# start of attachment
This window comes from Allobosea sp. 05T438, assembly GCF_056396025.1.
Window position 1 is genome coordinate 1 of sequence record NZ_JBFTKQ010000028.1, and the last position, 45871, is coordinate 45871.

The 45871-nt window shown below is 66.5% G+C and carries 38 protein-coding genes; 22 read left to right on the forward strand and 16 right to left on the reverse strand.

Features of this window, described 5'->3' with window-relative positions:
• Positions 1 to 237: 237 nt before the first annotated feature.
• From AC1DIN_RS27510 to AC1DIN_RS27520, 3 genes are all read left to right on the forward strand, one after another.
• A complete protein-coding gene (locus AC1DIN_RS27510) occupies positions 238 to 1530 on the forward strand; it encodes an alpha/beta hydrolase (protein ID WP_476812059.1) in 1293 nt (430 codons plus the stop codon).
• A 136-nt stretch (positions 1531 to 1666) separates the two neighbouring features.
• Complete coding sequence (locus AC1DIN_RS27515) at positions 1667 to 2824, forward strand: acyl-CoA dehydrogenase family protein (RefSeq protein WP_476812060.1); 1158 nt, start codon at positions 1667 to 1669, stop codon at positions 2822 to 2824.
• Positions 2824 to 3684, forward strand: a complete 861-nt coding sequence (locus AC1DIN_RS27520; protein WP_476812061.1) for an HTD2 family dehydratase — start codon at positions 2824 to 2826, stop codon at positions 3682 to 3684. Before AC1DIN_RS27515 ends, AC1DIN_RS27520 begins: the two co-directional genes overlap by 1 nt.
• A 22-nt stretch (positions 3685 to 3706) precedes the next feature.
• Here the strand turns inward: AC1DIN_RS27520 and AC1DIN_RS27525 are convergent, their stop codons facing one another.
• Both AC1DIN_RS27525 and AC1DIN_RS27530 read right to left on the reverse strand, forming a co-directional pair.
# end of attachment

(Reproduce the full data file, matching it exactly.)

This window comes from Allobosea sp. 05T438, assembly GCF_056396025.1.
Window position 1 is genome coordinate 1 of sequence record NZ_JBFTKQ010000028.1, and the last position, 45871, is coordinate 45871.

The 45871-nt window shown below is 66.5% G+C and carries 38 protein-coding genes; 22 read left to right on the forward strand and 16 right to left on the reverse strand.

Features of this window, described 5'->3' with window-relative positions:
• Positions 1 to 237: 237 nt before the first annotated feature.
• From AC1DIN_RS27510 to AC1DIN_RS27520, 3 genes are all read left to right on the forward strand, one after another.
• A complete protein-coding gene (locus AC1DIN_RS27510) occupies positions 238 to 1530 on the forward strand; it encodes an alpha/beta hydrolase (protein ID WP_476812059.1) in 1293 nt (430 codons plus the stop codon).
• A 136-nt stretch (positions 1531 to 1666) separates the two neighbouring features.
• Complete coding sequence (locus AC1DIN_RS27515) at positions 1667 to 2824, forward strand: acyl-CoA dehydrogenase family protein (RefSeq protein WP_476812060.1); 1158 nt, start codon at positions 1667 to 1669, stop codon at positions 2822 to 2824.
• Positions 2824 to 3684, forward strand: a complete 861-nt coding sequence (locus AC1DIN_RS27520; protein WP_476812061.1) for an HTD2 family dehydratase — start codon at positions 2824 to 2826, stop codon at positions 3682 to 3684. Before AC1DIN_RS27515 ends, AC1DIN_RS27520 begins: the two co-directional genes overlap by 1 nt.
• A 22-nt stretch (positions 3685 to 3706) precedes the next feature.
• Here the strand turns inward: AC1DIN_RS27520 and AC1DIN_RS27525 are convergent, their stop codons facing one another.
• Both AC1DIN_RS27525 and AC1DIN_RS27530 read right to left on the reverse strand, forming a co-directional pair.